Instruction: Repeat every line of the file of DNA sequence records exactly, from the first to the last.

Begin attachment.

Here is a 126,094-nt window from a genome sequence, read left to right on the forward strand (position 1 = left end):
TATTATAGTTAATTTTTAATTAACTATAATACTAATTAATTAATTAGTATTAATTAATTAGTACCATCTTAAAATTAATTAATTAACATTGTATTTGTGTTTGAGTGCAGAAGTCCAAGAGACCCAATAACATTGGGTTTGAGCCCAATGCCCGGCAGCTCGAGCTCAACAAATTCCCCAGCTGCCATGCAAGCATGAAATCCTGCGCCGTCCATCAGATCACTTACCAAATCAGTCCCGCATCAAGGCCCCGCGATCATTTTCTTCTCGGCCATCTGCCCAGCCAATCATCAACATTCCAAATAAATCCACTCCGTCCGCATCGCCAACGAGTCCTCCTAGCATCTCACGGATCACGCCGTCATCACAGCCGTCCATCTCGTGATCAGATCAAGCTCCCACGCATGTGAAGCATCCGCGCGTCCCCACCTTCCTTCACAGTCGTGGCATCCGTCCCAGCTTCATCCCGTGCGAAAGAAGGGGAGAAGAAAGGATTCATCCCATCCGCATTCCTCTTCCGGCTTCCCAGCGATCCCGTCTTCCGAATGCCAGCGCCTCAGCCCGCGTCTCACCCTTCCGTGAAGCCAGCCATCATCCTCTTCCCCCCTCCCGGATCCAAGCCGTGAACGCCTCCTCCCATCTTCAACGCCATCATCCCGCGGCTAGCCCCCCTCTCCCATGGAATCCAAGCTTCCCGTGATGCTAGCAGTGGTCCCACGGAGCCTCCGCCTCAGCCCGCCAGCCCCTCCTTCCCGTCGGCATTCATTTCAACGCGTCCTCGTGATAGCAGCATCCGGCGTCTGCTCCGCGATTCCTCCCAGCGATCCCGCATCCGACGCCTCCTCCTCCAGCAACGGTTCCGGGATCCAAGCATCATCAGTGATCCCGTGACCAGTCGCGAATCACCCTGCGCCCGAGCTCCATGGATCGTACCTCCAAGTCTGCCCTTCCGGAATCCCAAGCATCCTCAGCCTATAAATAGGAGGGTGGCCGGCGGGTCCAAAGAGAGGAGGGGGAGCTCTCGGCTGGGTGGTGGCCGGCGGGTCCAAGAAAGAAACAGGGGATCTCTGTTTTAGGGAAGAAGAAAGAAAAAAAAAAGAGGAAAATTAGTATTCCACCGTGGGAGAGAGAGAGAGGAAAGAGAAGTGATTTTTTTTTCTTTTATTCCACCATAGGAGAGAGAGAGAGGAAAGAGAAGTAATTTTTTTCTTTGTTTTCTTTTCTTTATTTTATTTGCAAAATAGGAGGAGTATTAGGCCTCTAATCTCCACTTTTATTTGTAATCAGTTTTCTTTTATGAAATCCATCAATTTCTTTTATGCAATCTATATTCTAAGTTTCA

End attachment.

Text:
Here is a 126,094-nt window from a genome sequence, read left to right on the forward strand (position 1 = left end):
TATTATAGTTAATTTTTAATTAACTATAATACTAATTAATTAATTAGTATTAATTAATTAGTACCATCTTAAAATTAATTAATTAACATTGTATTTGTGTTTGAGTGCAGAAGTCCAAGAGACCCAATAACATTGGGTTTGAGCCCAATGCCCGGCAGCTCGAGCTCAACAAATTCCCCAGCTGCCATGCAAGCATGAAATCCTGCGCCGTCCATCAGATCACTTACCAAATCAGTCCCGCATCAAGGCCCCGCGATCATTTTCTTCTCGGCCATCTGCCCAGCCAATCATCAACATTCCAAATAAATCCACTCCGTCCGCATCGCCAACGAGTCCTCCTAGCATCTCACGGATCACGCCGTCATCACAGCCGTCCATCTCGTGATCAGATCAAGCTCCCACGCATGTGAAGCATCCGCGCGTCCCCACCTTCCTTCACAGTCGTGGCATCCGTCCCAGCTTCATCCCGTGCGAAAGAAGGGGAGAAGAAAGGATTCATCCCATCCGCATTCCTCTTCCGGCTTCCCAGCGATCCCGTCTTCCGAATGCCAGCGCCTCAGCCCGCGTCTCACCCTTCCGTGAAGCCAGCCATCATCCTCTTCCCCCCTCCCGGATCCAAGCCGTGAACGCCTCCTCCCATCTTCAACGCCATCATCCCGCGGCTAGCCCCCCTCTCCCATGGAATCCAAGCTTCCCGTGATGCTAGCAGTGGTCCCACGGAGCCTCCGCCTCAGCCCGCCAGCCCCTCCTTCCCGTCGGCATTCATTTCAACGCGTCCTCGTGATAGCAGCATCCGGCGTCTGCTCCGCGATTCCTCCCAGCGATCCCGCATCCGACGCCTCCTCCTCCAGCAACGGTTCCGGGATCCAAGCATCATCAGTGATCCCGTGACCAGTCGCGAATCACCCTGCGCCCGAGCTCCATGGATCGTACCTCCAAGTCTGCCCTTCCGGAATCCCAAGCATCCTCAGCCTATAAATAGGAGGGTGGCCGGCGGGTCCAAAGAGAGGAGGGGGAGCTCTCGGCTGGGTGGTGGCCGGCGGGTCCAAGAAAGAAACAGGGGATCTCTGTTTTAGGGAAGAAGAAAGAAAAAAAAAAGAGGAAAATTAGTATTCCACCGTGGGAGAGAGAGAGAGGAAAGAGAAGTGATTTTTTTTTCTTTTATTCCACCATAGGAGAGAGAGAGAGGAAAGAGAAGTAATTTTTTTCTTTGTTTTCTTTTCTTTATTTTATTTGCAAAATAGGAGGAGTATTAGGCCTCTAATCTCCACTTTTATTTGTAATCAGTTTTCTTTTATGAAATCCATCAATTTCTTTTATGCAATCTATATTCTAAGTTTCA